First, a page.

The exiled Hadi government wants to kick Yemen into the abyss:
In Yemen’s war of attrition, the Saudi-backed exiled government has now decided that the central bank is an easier target than the capital, shielded from its troops by 60 kilometers (40 miles) of daunting mountains teeming with fighters.
A decree this month to cut the bank off from the outside world is aimed at using economic pressure to vanquish the Houthi fighters of the Zaydi branch of Shi’ite Islam, who have ruled the capital and most of northern Yemen for nearly two years.
It means the Houthis may struggle to pay state employees, including teachers, doctors and the soldiers from an army that mostly fights on their side in the civil war.
But it also means that millions of people in territory controlled by both sides will become poorer [bold mine-DL], and a country that imports 90 percent of its food may have no way to feed itself.
Hadi’s decision is typical of the stupid and cruel way that Yemen’s internationally recognized government has treated its country. Even if the maneuver does harm Hadi’s enemies as much as he hopes, it will do enormous damage to the civilian population in the process. Yemen’s civilian population has already been battered by seventeen months of bombing and starved by the Saudi-led blockade, and this would needlessly add to their suffering. If he and his Saudi backers wanted to annihilate whatever little political credibility Hadi had at home, they could scarcely have devised a better way to do it.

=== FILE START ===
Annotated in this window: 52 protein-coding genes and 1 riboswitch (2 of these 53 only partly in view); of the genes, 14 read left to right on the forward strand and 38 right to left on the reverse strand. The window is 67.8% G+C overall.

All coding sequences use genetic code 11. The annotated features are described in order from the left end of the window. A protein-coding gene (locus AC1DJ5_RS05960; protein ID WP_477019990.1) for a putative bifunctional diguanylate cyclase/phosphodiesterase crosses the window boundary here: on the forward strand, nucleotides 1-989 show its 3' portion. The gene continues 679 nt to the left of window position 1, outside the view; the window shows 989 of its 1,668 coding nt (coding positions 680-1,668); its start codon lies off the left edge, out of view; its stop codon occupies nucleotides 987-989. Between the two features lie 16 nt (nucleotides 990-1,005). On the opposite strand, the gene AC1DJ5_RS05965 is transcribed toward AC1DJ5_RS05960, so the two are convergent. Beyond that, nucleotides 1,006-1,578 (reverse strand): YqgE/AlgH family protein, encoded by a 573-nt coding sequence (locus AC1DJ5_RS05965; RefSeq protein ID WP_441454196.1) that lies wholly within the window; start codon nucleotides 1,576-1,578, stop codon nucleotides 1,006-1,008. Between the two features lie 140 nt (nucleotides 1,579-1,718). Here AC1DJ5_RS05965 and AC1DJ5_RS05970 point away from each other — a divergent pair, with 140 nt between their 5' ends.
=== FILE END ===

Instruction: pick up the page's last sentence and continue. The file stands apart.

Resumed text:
The report continues:
“We have seen senseless attempts to delegitimize the central bank governor,” a senior Western diplomat said, speaking on condition of anonymity because of the sensitivity of criticizing an exiled government that foreign states still recognize.
“Why would a truly patriotic government do something like this?” the diplomat said.
The diplomat said the government should put the interests of Yemen’s citizens before its war aims: “This is even more valid given how poor Yemen is and the humanitarian situation.”
Yemen was already suffering from one of the worst humanitarian crises in the world before this decision, and if this has its desired effect the humanitarian catastrophe that already exists will get much worse. On top of all that, the decision is likely to backfire on the exiled government, which will receive and deserve the blame for the economic problems that follow. If the goal is to undermine the position of the Houthis and their allies, this move may have the opposite effect by making Hadi’s government and his Saudi backers even more hated than they already were. All in all, it is a stupid and destructive act that will inflict great harm on millions of people and will probably fail on its own terms.